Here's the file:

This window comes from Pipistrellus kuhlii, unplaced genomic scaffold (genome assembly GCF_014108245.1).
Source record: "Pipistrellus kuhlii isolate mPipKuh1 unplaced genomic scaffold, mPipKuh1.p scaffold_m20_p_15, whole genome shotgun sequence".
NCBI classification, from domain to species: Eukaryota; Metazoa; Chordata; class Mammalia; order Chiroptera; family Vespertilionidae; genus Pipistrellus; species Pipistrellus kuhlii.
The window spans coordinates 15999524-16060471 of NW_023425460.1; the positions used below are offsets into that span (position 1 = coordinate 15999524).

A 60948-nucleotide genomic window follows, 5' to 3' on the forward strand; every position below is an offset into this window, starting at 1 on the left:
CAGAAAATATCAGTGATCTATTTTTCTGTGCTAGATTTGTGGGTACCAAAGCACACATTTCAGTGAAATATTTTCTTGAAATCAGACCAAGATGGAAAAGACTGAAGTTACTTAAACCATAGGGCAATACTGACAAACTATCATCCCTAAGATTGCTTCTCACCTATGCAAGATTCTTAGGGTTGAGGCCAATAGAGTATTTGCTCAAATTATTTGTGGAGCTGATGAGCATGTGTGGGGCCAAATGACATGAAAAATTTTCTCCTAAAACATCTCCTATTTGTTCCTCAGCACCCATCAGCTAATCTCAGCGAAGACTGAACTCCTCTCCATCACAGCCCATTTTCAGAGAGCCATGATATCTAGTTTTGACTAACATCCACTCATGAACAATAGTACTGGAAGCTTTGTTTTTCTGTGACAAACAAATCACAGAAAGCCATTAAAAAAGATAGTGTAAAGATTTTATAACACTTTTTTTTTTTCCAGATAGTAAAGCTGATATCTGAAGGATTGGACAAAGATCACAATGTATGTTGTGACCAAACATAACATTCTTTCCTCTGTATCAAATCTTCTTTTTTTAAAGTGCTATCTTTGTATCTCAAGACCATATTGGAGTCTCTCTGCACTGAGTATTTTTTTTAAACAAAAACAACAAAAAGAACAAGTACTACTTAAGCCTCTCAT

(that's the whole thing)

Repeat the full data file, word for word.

This window comes from Pipistrellus kuhlii, unplaced genomic scaffold (genome assembly GCF_014108245.1).
Source record: "Pipistrellus kuhlii isolate mPipKuh1 unplaced genomic scaffold, mPipKuh1.p scaffold_m20_p_15, whole genome shotgun sequence".
NCBI classification, from domain to species: Eukaryota; Metazoa; Chordata; class Mammalia; order Chiroptera; family Vespertilionidae; genus Pipistrellus; species Pipistrellus kuhlii.
The window spans coordinates 15999524-16060471 of NW_023425460.1; the positions used below are offsets into that span (position 1 = coordinate 15999524).

A 60948-nucleotide genomic window follows, 5' to 3' on the forward strand; every position below is an offset into this window, starting at 1 on the left:
CAGAAAATATCAGTGATCTATTTTTCTGTGCTAGATTTGTGGGTACCAAAGCACACATTTCAGTGAAATATTTTCTTGAAATCAGACCAAGATGGAAAAGACTGAAGTTACTTAAACCATAGGGCAATACTGACAAACTATCATCCCTAAGATTGCTTCTCACCTATGCAAGATTCTTAGGGTTGAGGCCAATAGAGTATTTGCTCAAATTATTTGTGGAGCTGATGAGCATGTGTGGGGCCAAATGACATGAAAAATTTTCTCCTAAAACATCTCCTATTTGTTCCTCAGCACCCATCAGCTAATCTCAGCGAAGACTGAACTCCTCTCCATCACAGCCCATTTTCAGAGAGCCATGATATCTAGTTTTGACTAACATCCACTCATGAACAATAGTACTGGAAGCTTTGTTTTTCTGTGACAAACAAATCACAGAAAGCCATTAAAAAAGATAGTGTAAAGATTTTATAACACTTTTTTTTTTTCCAGATAGTAAAGCTGATATCTGAAGGATTGGACAAAGATCACAATGTATGTTGTGACCAAACATAACATTCTTTCCTCTGTATCAAATCTTCTTTTTTTAAAGTGCTATCTTTGTATCTCAAGACCATATTGGAGTCTCTCTGCACTGAGTATTTTTTTTAAACAAAAACAACAAAAAGAACAAGTACTACTTAAGCCTCTCAT